A Jewish Veteran Becomes One of Baltimore's Early Globetrotters

Mendes Cohen traveled the world to bring back memories and artifacts.

HUMANITIES, January/February 2015, Volume 36, Number 1

Mendes Cohen might be the most intriguing historical figure you’ve never heard of.

During the War of 1812, he helped defend Baltimore’s Fort McHenry from the British fleet, while nearby, Francis Scott Key was scribbling the words to what would become the “Star-Spangled Banner.” He attended the coronations and funerals of British monarchs. He had a front row seat during the Paris revolts in 1830 and the ascent of Louis- Philippe I to the French throne soon after. He bowed before a pope and hung out with the Rothschilds in London. He visited the Middle East when few Americans had and returned with enough Egyptian artifacts to fill a museum—which they later did.

“Our director likes to talk about him as a kind of Forrest Gump of the nineteenth century,” says Deborah Cardin, cocurator of “The A-Mazing Mendes Cohen,” an exhibit at the Jewish Museum of Maryland on display in Baltimore through June 14, 2015. “He just found himself in all these interesting places and at all these historical events.”

Thanks to copious letters he wrote home during his travels—many of which are on display in the exhibit—visitors to the museum can glean a pretty good idea about what Cohen experienced and saw.

The exhibit is divided into “maze-like” pathways, “reflecting the twists and turns of Cohen’s life,” says Cardin. Visitors learn that he was born in Richmond, Virginia, in 1796, the son of a German father and an English mother. His Uncle Jacob, who had immigrated to America in the 1770s and had fought in the Revolutionary War, was already established as Richmond’s top Jewish businessman. Jacob owned a dry goods firm, was involved in land surveying, and even enlisted Daniel Boone to map property in the Midwest.

After Mendes Cohen’s father passed away, his family moved to Baltimore in 1807, where they settled into a posh row house, later the first private home in the city to sport gas-powered lighting.

During the Battle of Baltimore in 1814, Cohen served as a private in Captain Joseph H. Nicholson’s volunteer artillery company, the Baltimore Fencibles. After oversleeping on the morning of the British attack on Fort McHenry, Cohen ran to the garrison and fought bravely during the two-day bombardment, one of several Jews, including a brother, to do so. Later, he recalled reading Key’s poem with his comrades, while “amusing themselves by trying to find a tune for it.”

After the war, Cohen and his brothers entered the lottery business, selling tickets to raise funds for many public and private buildings, including Baltimore’s monument to George Washington. During this time, Cohen’s oldest brother, Jacob, was instrumental in lobbying for the so-called Jew Bill, which allowed Jews to hold office in Maryland without taking an oath to Christianity. After the lottery craze fizzled, the Cohen family entered the banking business and was so successful that Mendes was able to retire at age thirty-three.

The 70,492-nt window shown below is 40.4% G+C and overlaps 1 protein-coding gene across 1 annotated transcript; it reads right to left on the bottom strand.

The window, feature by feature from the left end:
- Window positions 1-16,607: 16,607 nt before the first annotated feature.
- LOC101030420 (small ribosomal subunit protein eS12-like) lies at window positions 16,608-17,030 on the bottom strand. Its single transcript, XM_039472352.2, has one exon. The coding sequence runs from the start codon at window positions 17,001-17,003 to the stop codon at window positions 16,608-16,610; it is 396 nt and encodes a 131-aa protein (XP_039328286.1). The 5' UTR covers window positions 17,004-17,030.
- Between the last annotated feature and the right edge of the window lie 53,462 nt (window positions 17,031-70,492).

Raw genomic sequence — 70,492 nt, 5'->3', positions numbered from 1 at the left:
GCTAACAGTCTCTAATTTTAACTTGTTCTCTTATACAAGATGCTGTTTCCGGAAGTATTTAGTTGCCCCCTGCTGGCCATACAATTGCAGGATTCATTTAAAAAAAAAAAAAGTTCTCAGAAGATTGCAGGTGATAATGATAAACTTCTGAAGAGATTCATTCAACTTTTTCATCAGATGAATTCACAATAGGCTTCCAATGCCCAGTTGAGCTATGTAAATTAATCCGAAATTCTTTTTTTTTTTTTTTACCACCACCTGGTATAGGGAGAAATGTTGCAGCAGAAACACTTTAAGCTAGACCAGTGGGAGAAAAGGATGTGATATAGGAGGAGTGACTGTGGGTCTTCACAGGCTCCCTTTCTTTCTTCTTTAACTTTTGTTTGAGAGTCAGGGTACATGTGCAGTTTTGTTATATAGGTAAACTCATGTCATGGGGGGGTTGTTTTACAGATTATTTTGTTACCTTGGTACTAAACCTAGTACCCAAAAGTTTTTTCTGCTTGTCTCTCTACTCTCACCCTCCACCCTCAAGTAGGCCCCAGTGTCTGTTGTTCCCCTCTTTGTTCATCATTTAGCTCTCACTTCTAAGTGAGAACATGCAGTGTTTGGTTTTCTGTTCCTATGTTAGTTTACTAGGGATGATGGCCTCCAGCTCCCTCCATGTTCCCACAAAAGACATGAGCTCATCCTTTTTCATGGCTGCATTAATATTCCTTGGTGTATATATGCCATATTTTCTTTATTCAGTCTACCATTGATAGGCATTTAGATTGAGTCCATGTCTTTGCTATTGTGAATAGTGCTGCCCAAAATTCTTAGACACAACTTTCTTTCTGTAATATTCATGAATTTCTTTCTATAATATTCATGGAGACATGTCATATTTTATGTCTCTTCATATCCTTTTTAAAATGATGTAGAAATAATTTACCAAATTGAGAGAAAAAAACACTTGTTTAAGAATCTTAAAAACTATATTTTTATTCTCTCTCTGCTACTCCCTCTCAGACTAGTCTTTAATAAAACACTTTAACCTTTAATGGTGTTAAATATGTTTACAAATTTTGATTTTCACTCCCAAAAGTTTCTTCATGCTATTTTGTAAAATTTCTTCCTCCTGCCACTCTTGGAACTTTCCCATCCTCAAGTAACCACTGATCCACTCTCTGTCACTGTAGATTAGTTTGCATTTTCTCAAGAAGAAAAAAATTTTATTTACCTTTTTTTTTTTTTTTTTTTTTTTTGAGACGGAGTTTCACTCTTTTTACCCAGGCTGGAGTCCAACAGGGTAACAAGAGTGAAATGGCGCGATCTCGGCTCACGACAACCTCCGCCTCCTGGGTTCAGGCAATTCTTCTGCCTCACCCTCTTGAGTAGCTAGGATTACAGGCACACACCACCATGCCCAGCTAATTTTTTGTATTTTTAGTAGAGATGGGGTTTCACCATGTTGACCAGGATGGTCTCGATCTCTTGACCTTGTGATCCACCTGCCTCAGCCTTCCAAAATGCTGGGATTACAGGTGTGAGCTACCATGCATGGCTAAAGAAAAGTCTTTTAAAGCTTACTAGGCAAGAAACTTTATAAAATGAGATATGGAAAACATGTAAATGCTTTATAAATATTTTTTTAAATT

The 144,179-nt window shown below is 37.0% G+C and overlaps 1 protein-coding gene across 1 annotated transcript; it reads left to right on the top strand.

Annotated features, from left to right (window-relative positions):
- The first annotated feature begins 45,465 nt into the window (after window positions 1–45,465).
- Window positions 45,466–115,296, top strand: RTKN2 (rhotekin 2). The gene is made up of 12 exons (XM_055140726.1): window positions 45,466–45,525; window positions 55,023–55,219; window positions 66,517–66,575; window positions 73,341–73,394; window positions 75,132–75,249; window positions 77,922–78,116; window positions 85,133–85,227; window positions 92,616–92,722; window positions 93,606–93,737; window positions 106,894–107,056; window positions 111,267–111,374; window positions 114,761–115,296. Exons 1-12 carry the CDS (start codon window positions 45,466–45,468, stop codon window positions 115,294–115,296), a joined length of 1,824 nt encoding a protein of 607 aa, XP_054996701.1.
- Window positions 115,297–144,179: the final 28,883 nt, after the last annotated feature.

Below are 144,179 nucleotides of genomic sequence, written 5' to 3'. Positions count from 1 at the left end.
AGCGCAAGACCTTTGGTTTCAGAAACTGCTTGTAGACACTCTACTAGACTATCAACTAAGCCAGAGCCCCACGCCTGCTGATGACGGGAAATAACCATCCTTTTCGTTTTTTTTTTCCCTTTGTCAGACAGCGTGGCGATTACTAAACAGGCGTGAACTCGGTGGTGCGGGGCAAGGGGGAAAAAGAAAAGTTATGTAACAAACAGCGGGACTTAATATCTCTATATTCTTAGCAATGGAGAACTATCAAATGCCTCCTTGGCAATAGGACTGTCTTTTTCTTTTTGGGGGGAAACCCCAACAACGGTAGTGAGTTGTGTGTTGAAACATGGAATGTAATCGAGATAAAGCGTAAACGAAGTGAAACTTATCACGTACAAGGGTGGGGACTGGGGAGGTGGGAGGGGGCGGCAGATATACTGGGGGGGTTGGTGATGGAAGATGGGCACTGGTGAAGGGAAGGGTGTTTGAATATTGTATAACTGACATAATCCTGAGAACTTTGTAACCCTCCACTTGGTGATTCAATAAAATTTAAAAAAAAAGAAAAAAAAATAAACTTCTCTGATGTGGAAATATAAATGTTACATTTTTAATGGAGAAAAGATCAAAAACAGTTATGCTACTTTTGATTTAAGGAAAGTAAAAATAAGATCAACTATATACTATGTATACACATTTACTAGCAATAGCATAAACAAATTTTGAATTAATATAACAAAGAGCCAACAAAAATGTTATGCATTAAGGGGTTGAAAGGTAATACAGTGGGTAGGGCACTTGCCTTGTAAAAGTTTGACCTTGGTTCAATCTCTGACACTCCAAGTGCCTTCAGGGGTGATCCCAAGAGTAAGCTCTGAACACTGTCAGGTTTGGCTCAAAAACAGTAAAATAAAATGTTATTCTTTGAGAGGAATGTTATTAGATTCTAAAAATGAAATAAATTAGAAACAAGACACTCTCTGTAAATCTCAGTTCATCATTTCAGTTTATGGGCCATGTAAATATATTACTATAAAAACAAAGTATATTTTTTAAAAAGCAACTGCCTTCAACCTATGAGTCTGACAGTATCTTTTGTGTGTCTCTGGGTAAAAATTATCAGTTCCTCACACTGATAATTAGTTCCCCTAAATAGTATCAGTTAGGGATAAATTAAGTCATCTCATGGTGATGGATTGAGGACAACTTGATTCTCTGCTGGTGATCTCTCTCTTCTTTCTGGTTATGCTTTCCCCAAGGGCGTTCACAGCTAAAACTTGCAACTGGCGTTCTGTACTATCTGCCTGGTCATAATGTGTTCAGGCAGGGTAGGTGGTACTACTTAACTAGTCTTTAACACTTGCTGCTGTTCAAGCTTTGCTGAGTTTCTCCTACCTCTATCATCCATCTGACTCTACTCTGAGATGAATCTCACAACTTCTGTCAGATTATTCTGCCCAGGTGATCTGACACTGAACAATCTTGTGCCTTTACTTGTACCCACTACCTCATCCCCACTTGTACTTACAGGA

And that’s when things got interesting. Unmarried and childless, Cohen decided to see the world. Packing up provisions—lemons, anchovies, and “smoked tongues with rice”—a U.S. passport signed by then-Secretary of State Martin Van Buren, and a small wooden writing desk that’s now part of the exhibition, he set sail for Europe. His social standing gained him access to the most significant people and events of the day.

Throughout, he kept a detailed journal and wrote letters home, telling of his experiences at the coronation of William IV, the funeral of George IV, as well as his somewhat uneasy introduction to newly elected Pope Gregory XVI: “To degrade myself as an individual . . . and submit to kiss the foot of any man was too revolting to the feelings of any American. I therefore presented myself . . . mentioning my name, Signore Cohen, un Americano . . . and made one of my best French bows to which he reciprocated.”

Cohen became the first American citizen to receive permission from the Ottomans to visit Palestine, where he recorded the hardships of the Jews of Jerusalem: “The appearance of the synagogues is that of poverty as they are not allowed to build or add to their buildings without paying a large sum to the Turks.”

During a cruise down the Nile River, Cohen, the consummate patriot, fashioned a U.S. flag and had it flown from a mast, convincing the crew to “salute it and to defend it if necessary.” (The restored flag, purportedly the first American flag flown on the Nile, hangs in the exhibit.) While in Egypt, he collected seven hundred artifacts, which would become the basis for the archaeological museum at Johns Hopkins University.

Upon his return to the United States six years later, Cohen served in the Maryland House of Delegates and on the board of the Baltimore & Ohio Railroad. He was an aide to Maryland Governor Thomas Veazey, and traveled back to London for Queen Victoria’s coronation. He died in 1879, at age eighty-three, still regaling strangers with stories from the Battle of Baltimore.

He had no heirs, but a nephew, who later became a president of the Maryland Historical Society, saved all his papers. “His nephew recognized that this was an extraordinary life,” says Cardin.